Mrs. Vaz was better than average at both English and History, except she had a mild ‘yindian yaccent’ and made us remember for an eternity that Jose Rizal was the greatest freedom fighter from the Philippines. We would all titter whenever she said ‘Joes Rizal’ because WE ALL KNEW, having been weaned on a diet of TV cowboy programmes and movies that the skinny tortilla and taco chewing and farting beans wolfing measly-moustachioed Mexican Manyana robber was ‘Hosay’ although spelled ‘Jose’. Now I ‘m not so sure after EPL English commentators referred to ‘Joesay’ Mourinho when he was manager at Chelsea. Help!!

For dedication, hard work and caring about her students, you could not fault her. What was missing somewhat was a certain sense of humour and fun. But that is true of almost every female teacher I have come across or should I say who has come across me? Hmmm?

Perhaps Mrs. Vaz’s true calling came when in the 1990’s she set up in PJ the ‘Ozanam House’, a temporary shelter for unwed mothers, battered women, the homeless, abused, abandoned and neglected children, for which charitable cause she has tirelessly raised millions of $ over the years. God bless her beautiful soul!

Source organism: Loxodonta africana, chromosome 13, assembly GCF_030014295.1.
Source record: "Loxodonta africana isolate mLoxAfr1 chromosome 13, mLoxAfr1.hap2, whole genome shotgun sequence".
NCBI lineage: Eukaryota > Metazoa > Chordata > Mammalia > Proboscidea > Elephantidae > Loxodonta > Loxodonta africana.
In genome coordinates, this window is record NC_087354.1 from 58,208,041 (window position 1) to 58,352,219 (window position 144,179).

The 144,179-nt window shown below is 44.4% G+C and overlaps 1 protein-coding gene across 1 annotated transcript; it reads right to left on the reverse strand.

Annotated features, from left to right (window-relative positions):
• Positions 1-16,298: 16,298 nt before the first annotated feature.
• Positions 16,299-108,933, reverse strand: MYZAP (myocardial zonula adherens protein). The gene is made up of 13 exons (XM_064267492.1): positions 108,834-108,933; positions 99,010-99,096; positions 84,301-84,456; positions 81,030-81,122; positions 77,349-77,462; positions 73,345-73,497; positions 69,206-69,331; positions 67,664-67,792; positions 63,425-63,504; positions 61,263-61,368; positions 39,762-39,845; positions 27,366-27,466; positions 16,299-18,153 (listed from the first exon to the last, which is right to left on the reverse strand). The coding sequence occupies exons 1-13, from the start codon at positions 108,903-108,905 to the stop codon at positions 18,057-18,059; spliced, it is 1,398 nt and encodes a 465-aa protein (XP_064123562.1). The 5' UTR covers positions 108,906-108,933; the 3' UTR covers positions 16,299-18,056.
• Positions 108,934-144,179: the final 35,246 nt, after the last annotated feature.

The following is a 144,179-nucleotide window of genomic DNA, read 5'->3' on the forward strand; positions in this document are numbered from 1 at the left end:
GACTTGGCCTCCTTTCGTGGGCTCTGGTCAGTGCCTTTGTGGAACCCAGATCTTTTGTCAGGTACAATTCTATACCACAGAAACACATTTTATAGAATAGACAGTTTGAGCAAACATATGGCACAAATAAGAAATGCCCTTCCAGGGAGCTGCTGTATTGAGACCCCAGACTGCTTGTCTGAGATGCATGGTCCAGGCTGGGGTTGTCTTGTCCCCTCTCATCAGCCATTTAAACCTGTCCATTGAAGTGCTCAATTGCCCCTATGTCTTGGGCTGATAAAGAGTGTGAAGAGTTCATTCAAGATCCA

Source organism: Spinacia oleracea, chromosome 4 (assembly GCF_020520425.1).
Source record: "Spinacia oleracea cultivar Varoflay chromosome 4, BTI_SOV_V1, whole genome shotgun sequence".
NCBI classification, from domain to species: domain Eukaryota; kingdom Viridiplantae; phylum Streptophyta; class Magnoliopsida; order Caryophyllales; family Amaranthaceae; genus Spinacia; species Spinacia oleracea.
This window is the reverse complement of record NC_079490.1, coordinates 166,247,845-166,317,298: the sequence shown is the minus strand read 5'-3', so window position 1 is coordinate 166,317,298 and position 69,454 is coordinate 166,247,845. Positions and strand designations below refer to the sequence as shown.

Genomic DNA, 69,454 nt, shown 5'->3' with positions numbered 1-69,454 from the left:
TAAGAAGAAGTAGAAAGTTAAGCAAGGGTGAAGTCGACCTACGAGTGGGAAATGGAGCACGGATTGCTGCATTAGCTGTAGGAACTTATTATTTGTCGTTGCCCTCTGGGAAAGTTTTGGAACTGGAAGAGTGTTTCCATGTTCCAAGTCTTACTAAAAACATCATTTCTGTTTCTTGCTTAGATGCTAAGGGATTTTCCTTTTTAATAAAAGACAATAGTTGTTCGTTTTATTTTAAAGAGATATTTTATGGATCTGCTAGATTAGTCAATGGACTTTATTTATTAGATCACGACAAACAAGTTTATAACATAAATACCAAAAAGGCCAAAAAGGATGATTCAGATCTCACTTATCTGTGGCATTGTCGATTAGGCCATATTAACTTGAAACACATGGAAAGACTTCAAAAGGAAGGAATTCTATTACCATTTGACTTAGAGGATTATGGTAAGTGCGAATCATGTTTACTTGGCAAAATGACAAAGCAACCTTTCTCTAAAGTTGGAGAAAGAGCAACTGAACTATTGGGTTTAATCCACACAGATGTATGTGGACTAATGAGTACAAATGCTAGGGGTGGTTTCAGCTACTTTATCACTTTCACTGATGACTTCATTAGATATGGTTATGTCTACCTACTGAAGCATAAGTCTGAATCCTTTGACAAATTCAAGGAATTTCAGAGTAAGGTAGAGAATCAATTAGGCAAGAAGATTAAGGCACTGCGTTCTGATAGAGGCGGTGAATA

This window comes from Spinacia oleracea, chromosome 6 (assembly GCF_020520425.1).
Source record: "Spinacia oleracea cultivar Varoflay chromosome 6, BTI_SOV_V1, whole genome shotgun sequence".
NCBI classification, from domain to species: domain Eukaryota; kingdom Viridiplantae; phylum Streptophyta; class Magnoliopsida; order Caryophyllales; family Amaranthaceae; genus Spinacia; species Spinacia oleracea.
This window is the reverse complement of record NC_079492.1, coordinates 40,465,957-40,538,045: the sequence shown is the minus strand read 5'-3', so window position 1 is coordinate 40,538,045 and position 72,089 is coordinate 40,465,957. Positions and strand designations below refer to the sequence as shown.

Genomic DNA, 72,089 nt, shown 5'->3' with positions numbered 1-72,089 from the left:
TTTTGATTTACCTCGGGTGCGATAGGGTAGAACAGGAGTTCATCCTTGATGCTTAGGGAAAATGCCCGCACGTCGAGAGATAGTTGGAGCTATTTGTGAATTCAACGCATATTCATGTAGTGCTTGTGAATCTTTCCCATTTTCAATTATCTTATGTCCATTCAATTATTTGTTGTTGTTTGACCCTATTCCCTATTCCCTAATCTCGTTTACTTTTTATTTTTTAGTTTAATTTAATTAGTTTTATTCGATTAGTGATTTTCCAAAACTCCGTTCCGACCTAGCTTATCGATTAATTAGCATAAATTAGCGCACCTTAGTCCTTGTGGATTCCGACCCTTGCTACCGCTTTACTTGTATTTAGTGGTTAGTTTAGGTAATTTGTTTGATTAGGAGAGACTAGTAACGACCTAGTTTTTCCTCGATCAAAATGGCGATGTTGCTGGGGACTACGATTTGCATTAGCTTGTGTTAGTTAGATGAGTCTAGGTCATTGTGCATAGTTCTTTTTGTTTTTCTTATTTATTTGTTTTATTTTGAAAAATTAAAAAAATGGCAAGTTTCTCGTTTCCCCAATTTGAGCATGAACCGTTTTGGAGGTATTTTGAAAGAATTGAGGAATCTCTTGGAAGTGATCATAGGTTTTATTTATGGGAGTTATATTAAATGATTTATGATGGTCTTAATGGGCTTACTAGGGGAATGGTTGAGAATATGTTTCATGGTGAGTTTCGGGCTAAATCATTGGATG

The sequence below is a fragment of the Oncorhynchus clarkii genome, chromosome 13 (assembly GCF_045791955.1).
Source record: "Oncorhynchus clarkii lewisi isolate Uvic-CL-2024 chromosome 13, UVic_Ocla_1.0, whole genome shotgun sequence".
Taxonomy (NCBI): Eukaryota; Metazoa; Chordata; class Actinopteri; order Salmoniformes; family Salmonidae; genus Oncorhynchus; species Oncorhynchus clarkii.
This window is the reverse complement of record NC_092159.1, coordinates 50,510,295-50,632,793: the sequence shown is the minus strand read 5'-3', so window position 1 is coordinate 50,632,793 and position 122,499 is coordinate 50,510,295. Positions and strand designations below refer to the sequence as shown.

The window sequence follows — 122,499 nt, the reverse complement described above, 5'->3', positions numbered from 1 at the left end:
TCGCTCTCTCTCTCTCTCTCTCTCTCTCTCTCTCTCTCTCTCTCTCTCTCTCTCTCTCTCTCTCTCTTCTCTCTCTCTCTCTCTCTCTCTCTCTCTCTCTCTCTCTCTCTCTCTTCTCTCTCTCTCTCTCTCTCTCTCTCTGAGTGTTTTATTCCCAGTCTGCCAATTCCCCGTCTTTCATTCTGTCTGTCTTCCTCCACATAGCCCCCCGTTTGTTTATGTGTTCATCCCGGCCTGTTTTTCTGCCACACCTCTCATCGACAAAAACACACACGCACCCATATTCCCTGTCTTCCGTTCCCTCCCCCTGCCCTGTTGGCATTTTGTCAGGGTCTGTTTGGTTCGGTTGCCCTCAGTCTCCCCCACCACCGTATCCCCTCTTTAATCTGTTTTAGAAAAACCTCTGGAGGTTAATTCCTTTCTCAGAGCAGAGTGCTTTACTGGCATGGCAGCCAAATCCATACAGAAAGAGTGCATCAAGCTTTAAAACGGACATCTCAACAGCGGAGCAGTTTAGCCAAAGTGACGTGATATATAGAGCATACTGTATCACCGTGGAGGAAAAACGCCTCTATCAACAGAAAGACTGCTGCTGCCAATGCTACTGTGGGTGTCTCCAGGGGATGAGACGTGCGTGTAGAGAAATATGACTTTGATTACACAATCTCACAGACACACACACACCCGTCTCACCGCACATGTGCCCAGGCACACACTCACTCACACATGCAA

By the time we entered Form 3, most could float, tread water and at the very least swim the breast stroke a couple of lengths (50 metres) while others had advanced to free style, back stroke, butterfly stroke and even diving from the spring board. There was not much teaching or coaching that Arthur Marsh, a Eurasian teacher, had to bother with since the idea was to ensure most knew the basics. So, ‘free swimming’ was the order of the day while others played water polo or just horsed around.

In studies, Spiderman Renggasamy (some called him Ringo Samy after Ringo Starr of the Beatles, though Rengga bore no resemblance to him whatsoever) spun on with his humourless General Science though few found it a difficult subject. Gigantor Gengadharan would drone on about bud grafting techniques, pit latrines and compost heaps while the entire class dozed off dreaming about a Utopian world without Agricultural Science. What stunned me was that Lian Liong Teck who scored 7A’s in the LCE later, got an extra couple of marks for illustrating his term test paper with a sketch of a farmer planting wet padi! How come he had been awake, huh? Where did he go wrong?